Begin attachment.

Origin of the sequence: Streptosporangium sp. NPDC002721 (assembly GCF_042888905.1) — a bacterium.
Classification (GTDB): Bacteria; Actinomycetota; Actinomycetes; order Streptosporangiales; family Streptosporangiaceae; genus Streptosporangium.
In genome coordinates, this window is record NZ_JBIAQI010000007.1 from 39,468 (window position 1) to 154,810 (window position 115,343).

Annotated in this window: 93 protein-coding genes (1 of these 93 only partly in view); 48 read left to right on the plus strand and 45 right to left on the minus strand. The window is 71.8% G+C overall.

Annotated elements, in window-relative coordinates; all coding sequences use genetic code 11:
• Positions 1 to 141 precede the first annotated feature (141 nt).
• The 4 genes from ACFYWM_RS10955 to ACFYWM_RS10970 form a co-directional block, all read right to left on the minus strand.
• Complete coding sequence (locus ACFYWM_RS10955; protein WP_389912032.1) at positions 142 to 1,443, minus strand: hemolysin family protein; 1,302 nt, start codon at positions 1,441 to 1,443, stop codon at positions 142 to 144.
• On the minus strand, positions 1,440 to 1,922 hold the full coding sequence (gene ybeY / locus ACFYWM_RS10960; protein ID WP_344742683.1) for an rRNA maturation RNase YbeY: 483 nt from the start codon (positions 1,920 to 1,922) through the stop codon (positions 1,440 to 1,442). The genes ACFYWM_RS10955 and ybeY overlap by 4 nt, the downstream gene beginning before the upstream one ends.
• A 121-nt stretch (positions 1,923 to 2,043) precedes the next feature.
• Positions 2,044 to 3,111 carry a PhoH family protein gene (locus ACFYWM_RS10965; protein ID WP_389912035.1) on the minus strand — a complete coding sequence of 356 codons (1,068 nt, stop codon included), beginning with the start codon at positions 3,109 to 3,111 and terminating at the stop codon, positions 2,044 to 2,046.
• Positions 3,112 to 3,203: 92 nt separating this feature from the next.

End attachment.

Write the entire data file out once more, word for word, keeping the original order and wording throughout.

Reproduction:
Origin of the sequence: Streptosporangium sp. NPDC002721 (assembly GCF_042888905.1) — a bacterium.
Classification (GTDB): Bacteria; Actinomycetota; Actinomycetes; order Streptosporangiales; family Streptosporangiaceae; genus Streptosporangium.
In genome coordinates, this window is record NZ_JBIAQI010000007.1 from 39,468 (window position 1) to 154,810 (window position 115,343).

Annotated in this window: 93 protein-coding genes (1 of these 93 only partly in view); 48 read left to right on the plus strand and 45 right to left on the minus strand. The window is 71.8% G+C overall.

Annotated elements, in window-relative coordinates; all coding sequences use genetic code 11:
• Positions 1 to 141 precede the first annotated feature (141 nt).
• The 4 genes from ACFYWM_RS10955 to ACFYWM_RS10970 form a co-directional block, all read right to left on the minus strand.
• Complete coding sequence (locus ACFYWM_RS10955; protein WP_389912032.1) at positions 142 to 1,443, minus strand: hemolysin family protein; 1,302 nt, start codon at positions 1,441 to 1,443, stop codon at positions 142 to 144.
• On the minus strand, positions 1,440 to 1,922 hold the full coding sequence (gene ybeY / locus ACFYWM_RS10960; protein ID WP_344742683.1) for an rRNA maturation RNase YbeY: 483 nt from the start codon (positions 1,920 to 1,922) through the stop codon (positions 1,440 to 1,442). The genes ACFYWM_RS10955 and ybeY overlap by 4 nt, the downstream gene beginning before the upstream one ends.
• A 121-nt stretch (positions 1,923 to 2,043) precedes the next feature.
• Positions 2,044 to 3,111 carry a PhoH family protein gene (locus ACFYWM_RS10965; protein ID WP_389912035.1) on the minus strand — a complete coding sequence of 356 codons (1,068 nt, stop codon included), beginning with the start codon at positions 3,109 to 3,111 and terminating at the stop codon, positions 2,044 to 2,046.
• Positions 3,112 to 3,203: 92 nt separating this feature from the next.